Parts of a Drum Set | Full Gear Guide for Beginners

Share on facebook
Facebook
Share on twitter
Twitter
Share on pinterest
Pinterest
Share on reddit
Reddit
drum set parts

You want to start drumming but don’t know where to start or what equipment you need?

Don’t worry, we’ve all been there.

I made a gear guide for newbies that will help you out understand what are parts of a drum kit essential for a start, and what parts you can add a later on.

One drum set consists of many different parts and pieces and it is the most expandable instrument. What does that mean? It means that you can always add a few cymbals, cowbells, electronic pad. 

The world of drum gadgets is enormous, but as you get more into drums and drumming equipment, you will filter those things and use what fits you and your budget.

Let’s dive into it!

Drum Set Wooden Parts

parts of a drum set

Bass drum

Also called kick drum, is the biggest drum component in the set. The diameter varies from 20″ to 24″ usually. Like all components it contains two heads from the front and from the backside.

A basic drum set will contain only one. If you want to play hard rock or metal beats, you are going to need one more bass drum or a double bass drum pedal. 

For the beginner, one kick drum and the one-foot pedal will be more than enough.

How you mic the bass drum?

Rock drummers like to drill the hole in the front head of the bass drum and put a mic in that hole. Here is the cool article I found about bass drum holes.

Jazz drummers don’t drill holes in order to get a softer sound. The deeper mic goes inside you loose lower frequencies and gets more attack from a rear head.

In the studio conditions two mics can be used on a bass drum: one inside and one on the hole.

Metal drummers often use drum triggers for getting the signal and completely changing the sound and dynamic of the bass drum.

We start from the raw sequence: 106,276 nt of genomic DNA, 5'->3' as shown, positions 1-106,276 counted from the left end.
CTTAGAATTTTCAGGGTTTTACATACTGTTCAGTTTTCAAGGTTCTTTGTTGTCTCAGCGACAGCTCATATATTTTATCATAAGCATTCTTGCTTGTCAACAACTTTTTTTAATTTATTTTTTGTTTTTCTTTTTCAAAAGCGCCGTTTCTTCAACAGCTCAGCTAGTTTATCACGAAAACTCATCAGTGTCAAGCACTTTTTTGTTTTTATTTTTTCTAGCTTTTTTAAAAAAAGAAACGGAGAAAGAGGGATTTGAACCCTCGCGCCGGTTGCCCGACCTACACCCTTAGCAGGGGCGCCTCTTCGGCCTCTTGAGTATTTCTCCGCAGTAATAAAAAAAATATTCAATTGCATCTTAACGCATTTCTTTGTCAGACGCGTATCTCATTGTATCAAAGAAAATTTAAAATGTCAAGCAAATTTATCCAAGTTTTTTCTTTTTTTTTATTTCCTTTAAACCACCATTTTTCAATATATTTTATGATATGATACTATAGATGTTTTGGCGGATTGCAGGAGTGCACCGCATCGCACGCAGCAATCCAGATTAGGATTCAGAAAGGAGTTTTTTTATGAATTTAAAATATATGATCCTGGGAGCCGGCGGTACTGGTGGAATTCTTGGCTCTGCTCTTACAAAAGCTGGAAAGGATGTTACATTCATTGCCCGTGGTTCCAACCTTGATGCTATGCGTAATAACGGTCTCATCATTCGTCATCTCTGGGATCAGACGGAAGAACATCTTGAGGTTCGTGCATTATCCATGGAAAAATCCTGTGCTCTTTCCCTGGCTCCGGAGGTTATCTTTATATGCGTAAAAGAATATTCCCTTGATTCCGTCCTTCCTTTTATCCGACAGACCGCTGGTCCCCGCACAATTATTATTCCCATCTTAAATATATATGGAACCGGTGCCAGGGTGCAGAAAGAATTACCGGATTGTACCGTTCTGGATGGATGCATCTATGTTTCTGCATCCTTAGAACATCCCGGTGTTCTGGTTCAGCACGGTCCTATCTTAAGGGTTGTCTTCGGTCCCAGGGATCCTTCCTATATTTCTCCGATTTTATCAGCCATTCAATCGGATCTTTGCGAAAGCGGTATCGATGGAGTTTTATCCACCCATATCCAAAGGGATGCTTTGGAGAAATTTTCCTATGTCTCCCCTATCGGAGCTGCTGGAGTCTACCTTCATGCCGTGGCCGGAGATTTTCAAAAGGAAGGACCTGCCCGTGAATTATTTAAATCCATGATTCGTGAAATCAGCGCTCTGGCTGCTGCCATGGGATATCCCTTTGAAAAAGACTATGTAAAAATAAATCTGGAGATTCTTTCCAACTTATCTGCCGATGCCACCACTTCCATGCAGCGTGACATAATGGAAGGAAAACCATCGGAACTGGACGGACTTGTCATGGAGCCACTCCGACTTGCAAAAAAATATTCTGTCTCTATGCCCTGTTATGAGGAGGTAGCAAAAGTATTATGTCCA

Snare drum

With a cheaper drum kit, you will get a snare drum; one of the most important drum components.

Snare drums have a completely different sound than the rest of the drum kit because of the snare wire on the bottom.

You can adjust it to get different sounds or simply experiment with different drum heads to get diverse sounds.

As a bass drum, some professional drummers use two snare drums, usually smaller, shallow, or tuned lower or higher.

It all begins with a snare, all rudiments are first played on the snare and then orchestrated to the whole drum kit.

How to mic a snare drum?

On a regular gig snare is often mic with just one mic placed on the top head. The most often used is Shure SM57. With this mic that costs under $150 you get a clear sound with no added frequencies. Many singers use this mic in the studio because he delivers sound just what it is while many mics will change the actual sound a little bit.

For studio sessions or gigs on a higher level they will mic the snare with two mics. One mic at the top and one on the bottom. With this technique they get more control while mixing the snare drum.

Toms

In most cases, you will get 3 toms, but some jazz or rock drum kits contain only 2 toms, a high tom, and a floor tom.

Toms are mounted on a rack or a tom holder. They come in different sizes.

Smaller ones are called High toms or High and a Middle tom while the bigger one is called Floor tom or Rack tom.

How to mic toms?

Tom mics are the most diverse, almost every drummer uses a different kind. Toms are also mic like a snare drum with to mics. One on the top one on the bottom head but in most cases for a regular gig they mic only top head.

Drum wood

All drum companies have a similar palette of drums. The best drums are made out of maple trees. Nowadays they add additional ply of some exotic tree. 

If you have enough money, you can always touch base with a drum company and choose the wood for your drum kit.

Middle range series comes with an oak tree while low budget series come with birch or some combination

You can find oak or maple wood in lower series, but nearly the same quality as for the top series. 

There are no two exactly the same wood pieces; that’s why there are no two exactly the same drum kits. Except for wooden drums there are ones made out of acryl.

Go to a store, try out a couple of models, listen, and finally buy what sounds the best to you.

Here you can find out more about drum set cost.

Hardware parts of a drum set

Drum equipment, in general, come in many sizes and shapes. The same thing goes for the hardware.